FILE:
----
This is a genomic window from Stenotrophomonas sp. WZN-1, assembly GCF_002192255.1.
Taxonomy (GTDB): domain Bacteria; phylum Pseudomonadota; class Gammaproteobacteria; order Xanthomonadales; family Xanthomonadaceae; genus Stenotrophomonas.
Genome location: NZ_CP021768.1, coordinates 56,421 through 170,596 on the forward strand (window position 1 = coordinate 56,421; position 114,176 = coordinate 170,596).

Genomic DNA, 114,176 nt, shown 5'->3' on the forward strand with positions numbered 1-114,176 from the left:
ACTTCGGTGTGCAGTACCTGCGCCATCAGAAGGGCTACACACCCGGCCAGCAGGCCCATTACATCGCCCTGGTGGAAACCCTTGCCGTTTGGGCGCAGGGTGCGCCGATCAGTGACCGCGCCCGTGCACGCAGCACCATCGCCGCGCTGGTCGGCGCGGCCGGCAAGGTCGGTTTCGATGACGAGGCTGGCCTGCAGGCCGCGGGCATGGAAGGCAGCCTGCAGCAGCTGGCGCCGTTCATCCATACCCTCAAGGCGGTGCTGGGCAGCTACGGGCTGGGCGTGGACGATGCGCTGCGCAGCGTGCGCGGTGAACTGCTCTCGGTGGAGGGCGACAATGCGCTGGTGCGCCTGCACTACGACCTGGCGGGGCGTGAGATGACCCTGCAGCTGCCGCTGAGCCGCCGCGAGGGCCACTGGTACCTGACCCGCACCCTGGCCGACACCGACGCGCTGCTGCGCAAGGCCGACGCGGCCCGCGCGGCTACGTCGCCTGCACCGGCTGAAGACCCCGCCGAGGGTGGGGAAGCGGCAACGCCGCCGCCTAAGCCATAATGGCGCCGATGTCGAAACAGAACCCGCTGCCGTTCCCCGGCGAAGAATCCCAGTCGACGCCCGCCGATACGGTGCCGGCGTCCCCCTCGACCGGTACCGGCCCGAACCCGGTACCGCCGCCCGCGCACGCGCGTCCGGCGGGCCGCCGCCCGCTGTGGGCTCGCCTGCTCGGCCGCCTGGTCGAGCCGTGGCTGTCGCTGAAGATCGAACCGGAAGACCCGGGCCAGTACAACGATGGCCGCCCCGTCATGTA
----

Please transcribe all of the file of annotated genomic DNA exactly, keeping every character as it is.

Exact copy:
This is a genomic window from Stenotrophomonas sp. WZN-1, assembly GCF_002192255.1.
Taxonomy (GTDB): domain Bacteria; phylum Pseudomonadota; class Gammaproteobacteria; order Xanthomonadales; family Xanthomonadaceae; genus Stenotrophomonas.
Genome location: NZ_CP021768.1, coordinates 56,421 through 170,596 on the forward strand (window position 1 = coordinate 56,421; position 114,176 = coordinate 170,596).

Genomic DNA, 114,176 nt, shown 5'->3' on the forward strand with positions numbered 1-114,176 from the left:
ACTTCGGTGTGCAGTACCTGCGCCATCAGAAGGGCTACACACCCGGCCAGCAGGCCCATTACATCGCCCTGGTGGAAACCCTTGCCGTTTGGGCGCAGGGTGCGCCGATCAGTGACCGCGCCCGTGCACGCAGCACCATCGCCGCGCTGGTCGGCGCGGCCGGCAAGGTCGGTTTCGATGACGAGGCTGGCCTGCAGGCCGCGGGCATGGAAGGCAGCCTGCAGCAGCTGGCGCCGTTCATCCATACCCTCAAGGCGGTGCTGGGCAGCTACGGGCTGGGCGTGGACGATGCGCTGCGCAGCGTGCGCGGTGAACTGCTCTCGGTGGAGGGCGACAATGCGCTGGTGCGCCTGCACTACGACCTGGCGGGGCGTGAGATGACCCTGCAGCTGCCGCTGAGCCGCCGCGAGGGCCACTGGTACCTGACCCGCACCCTGGCCGACACCGACGCGCTGCTGCGCAAGGCCGACGCGGCCCGCGCGGCTACGTCGCCTGCACCGGCTGAAGACCCCGCCGAGGGTGGGGAAGCGGCAACGCCGCCGCCTAAGCCATAATGGCGCCGATGTCGAAACAGAACCCGCTGCCGTTCCCCGGCGAAGAATCCCAGTCGACGCCCGCCGATACGGTGCCGGCGTCCCCCTCGACCGGTACCGGCCCGAACCCGGTACCGCCGCCCGCGCACGCGCGTCCGGCGGGCCGCCGCCCGCTGTGGGCTCGCCTGCTCGGCCGCCTGGTCGAGCCGTGGCTGTCGCTGAAGATCGAACCGGAAGACCCGGGCCAGTACAACGATGGCCGCCCCGTCATGTA